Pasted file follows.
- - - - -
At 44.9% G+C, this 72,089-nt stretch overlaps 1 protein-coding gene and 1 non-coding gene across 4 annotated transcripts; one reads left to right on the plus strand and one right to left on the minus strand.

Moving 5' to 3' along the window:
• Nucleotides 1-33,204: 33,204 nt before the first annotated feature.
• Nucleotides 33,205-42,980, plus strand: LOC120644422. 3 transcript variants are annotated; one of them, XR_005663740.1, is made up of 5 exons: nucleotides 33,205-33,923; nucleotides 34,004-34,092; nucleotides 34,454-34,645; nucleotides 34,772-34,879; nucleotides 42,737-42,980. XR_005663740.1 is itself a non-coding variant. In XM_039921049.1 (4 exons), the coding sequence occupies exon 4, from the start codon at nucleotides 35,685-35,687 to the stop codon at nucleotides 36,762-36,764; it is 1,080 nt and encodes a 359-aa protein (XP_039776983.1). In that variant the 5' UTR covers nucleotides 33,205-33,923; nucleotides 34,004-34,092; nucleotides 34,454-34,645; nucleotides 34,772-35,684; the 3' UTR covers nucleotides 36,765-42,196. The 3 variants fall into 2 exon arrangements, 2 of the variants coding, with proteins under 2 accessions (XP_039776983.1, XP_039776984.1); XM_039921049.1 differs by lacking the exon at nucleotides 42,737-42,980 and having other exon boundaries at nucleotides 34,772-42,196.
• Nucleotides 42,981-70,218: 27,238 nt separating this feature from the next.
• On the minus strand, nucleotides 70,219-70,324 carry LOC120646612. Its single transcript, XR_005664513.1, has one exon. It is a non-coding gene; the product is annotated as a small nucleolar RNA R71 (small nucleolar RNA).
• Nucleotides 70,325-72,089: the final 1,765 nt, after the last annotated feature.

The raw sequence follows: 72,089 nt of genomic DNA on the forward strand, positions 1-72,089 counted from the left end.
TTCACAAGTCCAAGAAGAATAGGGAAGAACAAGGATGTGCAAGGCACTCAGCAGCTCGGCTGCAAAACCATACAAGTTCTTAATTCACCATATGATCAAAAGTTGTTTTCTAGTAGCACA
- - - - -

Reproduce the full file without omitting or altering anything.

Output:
At 44.9% G+C, this 72,089-nt stretch overlaps 1 protein-coding gene and 1 non-coding gene across 4 annotated transcripts; one reads left to right on the plus strand and one right to left on the minus strand.

Moving 5' to 3' along the window:
• Nucleotides 1-33,204: 33,204 nt before the first annotated feature.
• Nucleotides 33,205-42,980, plus strand: LOC120644422. 3 transcript variants are annotated; one of them, XR_005663740.1, is made up of 5 exons: nucleotides 33,205-33,923; nucleotides 34,004-34,092; nucleotides 34,454-34,645; nucleotides 34,772-34,879; nucleotides 42,737-42,980. XR_005663740.1 is itself a non-coding variant. In XM_039921049.1 (4 exons), the coding sequence occupies exon 4, from the start codon at nucleotides 35,685-35,687 to the stop codon at nucleotides 36,762-36,764; it is 1,080 nt and encodes a 359-aa protein (XP_039776983.1). In that variant the 5' UTR covers nucleotides 33,205-33,923; nucleotides 34,004-34,092; nucleotides 34,454-34,645; nucleotides 34,772-35,684; the 3' UTR covers nucleotides 36,765-42,196. The 3 variants fall into 2 exon arrangements, 2 of the variants coding, with proteins under 2 accessions (XP_039776983.1, XP_039776984.1); XM_039921049.1 differs by lacking the exon at nucleotides 42,737-42,980 and having other exon boundaries at nucleotides 34,772-42,196.
• Nucleotides 42,981-70,218: 27,238 nt separating this feature from the next.
• On the minus strand, nucleotides 70,219-70,324 carry LOC120646612. Its single transcript, XR_005664513.1, has one exon. It is a non-coding gene; the product is annotated as a small nucleolar RNA R71 (small nucleolar RNA).
• Nucleotides 70,325-72,089: the final 1,765 nt, after the last annotated feature.

The raw sequence follows: 72,089 nt of genomic DNA on the forward strand, positions 1-72,089 counted from the left end.
TTCACAAGTCCAAGAAGAATAGGGAAGAACAAGGATGTGCAAGGCACTCAGCAGCTCGGCTGCAAAACCATACAAGTTCTTAATTCACCATATGATCAAAAGTTGTTTTCTAGTAGCACA